I should note that I knew absolutely nothing about health and wellness. As for dieting, give me a cheeseburger, a pizza or a slice of cake and I’m happy. Admittedly, I’ve been struggling with my weight for years. I’ve tried everything (for at least three days) and then resumed my old ways.

I'm not fat, I just have a muffin top. And oh, how I want to fit into my old jeans. The ones I had before I let age, time and donuts get the best of me.

So (perhaps begrudgingly at first) I began to implement some changes in the office that I hoped would help me and everyone else ditch a few pounds and improve our overall health and wellness.

First, the Costco runs had to go. Don’t worry—I gave ample notice to the staff. I mean, you can’t just cut off their supply and make them go cold turkey; that’s just cruel.

Since employee snacks are part of our company perks program, we started to replace the popcorn, cookies and, yes, even the Pop Tarts with foods that are found in nature, like the fresh organic fruit that's delivered to the office on Mondays. Bagel Fridays were ditched for Salad Thursdays. When I make a supermarket run, it's for a vegetable tray.

Incentives and Moral Support

In the spirit of our new officewide initiative, the owner of the company agreed to pay each person who lost 10 pounds $50 cash. We also started a “Biggest Loser” competition, which includes cash prizes and other incentives.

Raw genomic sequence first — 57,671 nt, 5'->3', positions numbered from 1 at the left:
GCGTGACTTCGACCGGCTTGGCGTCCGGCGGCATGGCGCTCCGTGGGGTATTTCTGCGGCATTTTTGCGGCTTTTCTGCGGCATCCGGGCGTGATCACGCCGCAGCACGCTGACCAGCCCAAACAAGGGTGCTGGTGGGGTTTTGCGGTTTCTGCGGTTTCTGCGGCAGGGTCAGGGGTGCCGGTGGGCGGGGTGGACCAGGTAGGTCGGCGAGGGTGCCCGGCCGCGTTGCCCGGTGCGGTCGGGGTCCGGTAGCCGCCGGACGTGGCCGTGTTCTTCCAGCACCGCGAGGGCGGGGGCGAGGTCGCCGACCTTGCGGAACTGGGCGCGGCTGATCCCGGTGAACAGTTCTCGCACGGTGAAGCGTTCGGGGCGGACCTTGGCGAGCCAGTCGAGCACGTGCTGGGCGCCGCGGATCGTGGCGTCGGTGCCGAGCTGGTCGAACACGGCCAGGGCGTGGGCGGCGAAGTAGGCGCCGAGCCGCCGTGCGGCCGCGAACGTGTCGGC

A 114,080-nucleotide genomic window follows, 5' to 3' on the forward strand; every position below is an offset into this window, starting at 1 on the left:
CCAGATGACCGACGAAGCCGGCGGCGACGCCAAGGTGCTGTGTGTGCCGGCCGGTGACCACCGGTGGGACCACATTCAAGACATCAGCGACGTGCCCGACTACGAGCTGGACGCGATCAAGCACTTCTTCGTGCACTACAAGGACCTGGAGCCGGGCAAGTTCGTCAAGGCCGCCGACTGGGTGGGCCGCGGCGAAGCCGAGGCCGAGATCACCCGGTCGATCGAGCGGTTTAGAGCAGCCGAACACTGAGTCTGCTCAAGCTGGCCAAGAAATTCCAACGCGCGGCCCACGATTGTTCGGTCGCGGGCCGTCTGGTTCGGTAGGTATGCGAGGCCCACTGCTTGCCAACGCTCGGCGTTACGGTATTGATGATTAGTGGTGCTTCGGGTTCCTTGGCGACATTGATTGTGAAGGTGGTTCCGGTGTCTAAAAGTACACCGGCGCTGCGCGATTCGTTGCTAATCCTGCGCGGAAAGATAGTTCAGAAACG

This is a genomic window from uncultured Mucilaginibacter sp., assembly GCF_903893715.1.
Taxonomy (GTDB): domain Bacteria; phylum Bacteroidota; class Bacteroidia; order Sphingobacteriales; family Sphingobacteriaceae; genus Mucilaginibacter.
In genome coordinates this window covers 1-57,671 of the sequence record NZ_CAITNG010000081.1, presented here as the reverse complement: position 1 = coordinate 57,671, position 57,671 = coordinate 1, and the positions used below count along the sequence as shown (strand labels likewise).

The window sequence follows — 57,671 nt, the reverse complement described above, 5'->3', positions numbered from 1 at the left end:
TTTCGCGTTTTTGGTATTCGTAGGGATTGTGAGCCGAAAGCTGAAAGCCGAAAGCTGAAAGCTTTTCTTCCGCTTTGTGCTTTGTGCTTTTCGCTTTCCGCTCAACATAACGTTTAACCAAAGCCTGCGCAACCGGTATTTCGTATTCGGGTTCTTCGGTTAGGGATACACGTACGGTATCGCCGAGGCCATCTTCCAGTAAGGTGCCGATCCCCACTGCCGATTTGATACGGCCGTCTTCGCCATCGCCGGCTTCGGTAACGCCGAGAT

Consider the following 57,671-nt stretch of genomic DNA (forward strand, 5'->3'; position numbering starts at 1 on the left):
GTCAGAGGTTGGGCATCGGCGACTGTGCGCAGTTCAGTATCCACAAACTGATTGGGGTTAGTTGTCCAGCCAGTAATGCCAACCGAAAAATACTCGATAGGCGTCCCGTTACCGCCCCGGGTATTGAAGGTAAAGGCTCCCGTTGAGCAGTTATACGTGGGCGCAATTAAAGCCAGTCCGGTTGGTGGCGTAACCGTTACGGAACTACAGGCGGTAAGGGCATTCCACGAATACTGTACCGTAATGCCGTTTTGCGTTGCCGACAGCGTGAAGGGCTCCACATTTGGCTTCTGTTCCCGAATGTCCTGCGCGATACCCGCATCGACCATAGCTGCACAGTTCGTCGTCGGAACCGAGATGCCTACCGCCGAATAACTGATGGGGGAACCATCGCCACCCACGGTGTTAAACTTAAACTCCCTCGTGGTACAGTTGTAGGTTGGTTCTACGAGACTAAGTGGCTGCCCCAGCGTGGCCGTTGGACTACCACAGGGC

For a staff of 35, we had almost 50 percent participation. We set goals, figure out what works for us and get together every Tuesday for Weigh-In Day and a group meeting. We exchange recipes, tips and tricks and applaud one another to keep ourselves on track. Every week someone shares his or her experience, including diet and exercise programs (Atkins, South Beach, Weight Watchers, calorie tracking through Myfitnesspal and others). Someone even gave a recipe for cauliflower pizza that I can’t stop making.

Sometimes we talk about who fell off the wagon by way of birthday cake, a visit from the in-laws or too many beers with friends. But the important part is that we share how we climbed right back onto the wagon. It’s not that easy to give up when people are rooting for you and sharing things that you don’t normally talk about with co-workers.

After the first six weeks of our meetings, collectively we lost more than 100 pounds. We are all making better choices, eating healthier, sleeping better and fitting into our clothes. The competition isn’t over, but the new culture is here. Let’s all go buy some skinny jeans!

Rachel Topper, PHR, is the human resources director at Direct Response Consulting Services in McLean, Va.

Related Articles:

Wellness Program 'Best Practices' Foster Success, SHRM Online Benefits, February 2013

Staying Well Together, HR Magazine, February 2013

Labor/Management Collaboration Led to Wellness Success, SHRM Online Benefits, January 2013

Launching a ‘Winning’ Wellness Contest, SHRM Online Benefits, December 2012

Incentivizing Good Health: A Success Story, SHRM Online Benefits, October 2012